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Mol Plant Pathol. 2008 Mar;9(2):171-90. doi: 10.1111/j.1364-3703.2007.00454.x.

Differential protein expression in Colletotrichum acutatum: changes associated with reactive oxygen species and nitrogen starvation implicated in pathogenicity on strawberry.

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Department of Plant Pathology and Microbiology, Faculty of Agricultural, Food and Environmental Quality Sciences, The Hebrew University of Jerusalem, Rehovot 76100, Israel.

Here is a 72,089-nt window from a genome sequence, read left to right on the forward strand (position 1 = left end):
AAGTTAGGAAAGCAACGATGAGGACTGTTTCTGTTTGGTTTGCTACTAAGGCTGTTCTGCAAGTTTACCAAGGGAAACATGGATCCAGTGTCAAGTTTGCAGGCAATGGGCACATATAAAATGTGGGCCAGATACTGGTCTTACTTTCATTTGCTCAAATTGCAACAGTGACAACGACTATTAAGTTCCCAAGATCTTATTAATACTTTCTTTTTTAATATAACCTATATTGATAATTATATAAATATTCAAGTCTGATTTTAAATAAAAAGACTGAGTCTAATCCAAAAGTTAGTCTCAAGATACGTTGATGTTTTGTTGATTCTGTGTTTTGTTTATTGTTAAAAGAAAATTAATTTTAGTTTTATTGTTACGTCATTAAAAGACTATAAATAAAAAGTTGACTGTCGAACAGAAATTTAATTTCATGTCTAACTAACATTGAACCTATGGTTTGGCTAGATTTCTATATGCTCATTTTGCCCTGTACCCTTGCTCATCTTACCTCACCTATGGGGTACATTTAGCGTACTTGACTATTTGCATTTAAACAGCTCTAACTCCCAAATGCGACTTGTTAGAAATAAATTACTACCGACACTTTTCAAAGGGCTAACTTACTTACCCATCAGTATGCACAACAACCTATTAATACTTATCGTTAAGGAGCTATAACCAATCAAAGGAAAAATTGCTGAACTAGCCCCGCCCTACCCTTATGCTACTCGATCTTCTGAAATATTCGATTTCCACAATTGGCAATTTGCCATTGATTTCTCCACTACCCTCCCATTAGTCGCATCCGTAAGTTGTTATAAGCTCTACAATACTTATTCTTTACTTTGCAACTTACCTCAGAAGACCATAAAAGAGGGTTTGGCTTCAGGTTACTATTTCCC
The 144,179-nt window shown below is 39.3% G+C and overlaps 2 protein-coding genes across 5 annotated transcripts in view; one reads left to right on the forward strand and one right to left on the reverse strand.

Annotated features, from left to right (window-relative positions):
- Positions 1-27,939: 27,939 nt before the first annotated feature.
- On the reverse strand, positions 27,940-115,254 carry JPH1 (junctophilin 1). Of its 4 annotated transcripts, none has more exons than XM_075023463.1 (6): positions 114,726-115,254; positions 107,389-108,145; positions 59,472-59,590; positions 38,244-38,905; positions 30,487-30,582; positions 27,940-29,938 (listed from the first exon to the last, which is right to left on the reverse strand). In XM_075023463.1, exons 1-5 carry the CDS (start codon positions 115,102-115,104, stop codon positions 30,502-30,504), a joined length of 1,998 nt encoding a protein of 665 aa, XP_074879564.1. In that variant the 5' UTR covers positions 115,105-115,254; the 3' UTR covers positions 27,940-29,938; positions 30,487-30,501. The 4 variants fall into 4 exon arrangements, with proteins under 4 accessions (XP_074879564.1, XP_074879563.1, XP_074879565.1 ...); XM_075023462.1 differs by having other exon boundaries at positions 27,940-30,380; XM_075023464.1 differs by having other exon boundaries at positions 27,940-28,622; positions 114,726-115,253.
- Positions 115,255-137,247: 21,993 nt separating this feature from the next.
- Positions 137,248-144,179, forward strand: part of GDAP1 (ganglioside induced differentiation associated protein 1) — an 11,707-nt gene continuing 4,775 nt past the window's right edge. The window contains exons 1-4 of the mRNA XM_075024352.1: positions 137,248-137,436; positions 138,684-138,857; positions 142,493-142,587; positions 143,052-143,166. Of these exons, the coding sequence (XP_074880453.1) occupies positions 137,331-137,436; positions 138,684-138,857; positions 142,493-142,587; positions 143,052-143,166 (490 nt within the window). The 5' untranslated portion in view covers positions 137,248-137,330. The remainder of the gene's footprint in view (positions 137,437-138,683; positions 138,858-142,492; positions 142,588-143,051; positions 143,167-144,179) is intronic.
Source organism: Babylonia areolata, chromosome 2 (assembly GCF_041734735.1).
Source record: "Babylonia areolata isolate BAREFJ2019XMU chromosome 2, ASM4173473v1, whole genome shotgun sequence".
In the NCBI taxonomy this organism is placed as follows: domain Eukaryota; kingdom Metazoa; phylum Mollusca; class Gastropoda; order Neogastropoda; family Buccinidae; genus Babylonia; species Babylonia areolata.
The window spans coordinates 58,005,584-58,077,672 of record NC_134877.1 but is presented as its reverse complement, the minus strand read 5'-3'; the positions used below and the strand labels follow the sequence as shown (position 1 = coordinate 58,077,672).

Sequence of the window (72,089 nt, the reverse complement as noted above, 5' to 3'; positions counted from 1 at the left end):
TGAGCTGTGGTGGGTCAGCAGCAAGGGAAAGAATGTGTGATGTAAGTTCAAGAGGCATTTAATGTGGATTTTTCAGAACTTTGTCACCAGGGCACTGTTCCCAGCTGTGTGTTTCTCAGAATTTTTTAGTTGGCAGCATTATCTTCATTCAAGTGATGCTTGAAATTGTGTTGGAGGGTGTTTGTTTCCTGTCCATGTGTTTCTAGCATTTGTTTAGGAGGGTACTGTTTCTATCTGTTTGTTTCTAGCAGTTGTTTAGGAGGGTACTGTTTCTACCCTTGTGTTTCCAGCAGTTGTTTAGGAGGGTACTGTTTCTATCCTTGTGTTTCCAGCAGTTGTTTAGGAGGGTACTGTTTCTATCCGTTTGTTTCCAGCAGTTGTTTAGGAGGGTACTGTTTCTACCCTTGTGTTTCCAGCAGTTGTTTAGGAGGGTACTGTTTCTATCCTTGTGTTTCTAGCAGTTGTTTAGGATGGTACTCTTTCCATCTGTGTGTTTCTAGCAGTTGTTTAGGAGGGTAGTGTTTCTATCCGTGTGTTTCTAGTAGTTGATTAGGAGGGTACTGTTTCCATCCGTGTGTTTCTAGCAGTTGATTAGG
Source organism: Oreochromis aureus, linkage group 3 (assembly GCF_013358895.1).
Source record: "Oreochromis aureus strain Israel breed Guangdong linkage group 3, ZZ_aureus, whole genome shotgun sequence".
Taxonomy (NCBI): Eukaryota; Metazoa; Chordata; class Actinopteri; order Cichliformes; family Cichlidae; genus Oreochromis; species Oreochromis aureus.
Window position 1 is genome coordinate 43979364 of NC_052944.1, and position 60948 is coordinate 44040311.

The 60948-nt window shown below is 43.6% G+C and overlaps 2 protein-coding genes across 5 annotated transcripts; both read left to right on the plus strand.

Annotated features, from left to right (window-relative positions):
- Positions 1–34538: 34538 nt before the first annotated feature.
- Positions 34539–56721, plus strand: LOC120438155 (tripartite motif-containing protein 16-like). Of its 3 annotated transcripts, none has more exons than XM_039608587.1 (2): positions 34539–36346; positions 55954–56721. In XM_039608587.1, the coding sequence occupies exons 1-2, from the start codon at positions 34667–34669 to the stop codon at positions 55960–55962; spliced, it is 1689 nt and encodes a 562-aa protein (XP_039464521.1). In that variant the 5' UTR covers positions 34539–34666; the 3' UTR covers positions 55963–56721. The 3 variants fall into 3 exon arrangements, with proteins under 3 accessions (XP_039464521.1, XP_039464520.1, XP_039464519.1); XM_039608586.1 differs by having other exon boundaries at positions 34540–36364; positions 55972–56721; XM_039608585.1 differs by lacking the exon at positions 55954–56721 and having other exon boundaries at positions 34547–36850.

The cellular outcome of changes in nitrogen availability in the context of development and early stages of pathogenicity was studied by quantitative analysis of two-dimensional gel electrophoresis of Colletotrichum acutatum infecting strawberry. Significant alterations occurred in the abundance of proteins synthesized during appressorium formation under nitrogen-limiting conditions compared with a complete nutrient supply. Proteins that were up- or down-regulated were involved in energy metabolism, nitrogen and amino acid metabolism, protein synthesis and degradation, response to stress and reactive oxygen scavenging. Members belonging to the reactive oxygen species (ROS) scavenger machinery, superoxide dismutase and glutathione peroxidase, were up-regulated at the appressorium formation stage, as well as under nitrogen-limiting conditions relative to growth with a complete nutrient supply, whereas abundance of bifunctional catalase was up-regulated predominantly at the appressorium formation stage. Fungal ROS were detected within germinating conidia during host pre-penetration, penetration and colonization stages, accompanied by plant ROS, which were abundant in the apoplastic space. Application of exogenous antioxidants quenched ROS production and reduced the frequency of appressorium formation. Up-regulation in metabolic activity was detected during appressorium formation and nutrient deficiency compared with growth under complete nutrient supply. Enhanced levels of proteins related to the glyoxylate cycle and lipid metabolism (malate dehydrogenase, formate dehydrogenase and acetyl-CoA acetyltransferase) were observed at the appressorium formation stage, in contrast to down-regulation of isocitrate dehydrogenase. The present study demonstrates that appressoria formation processes, occurring under nutritional deprivation, are accompanied by metabolic shifts, and that ROS production is an early fungal response that may modulate initial stages of pathogen development.

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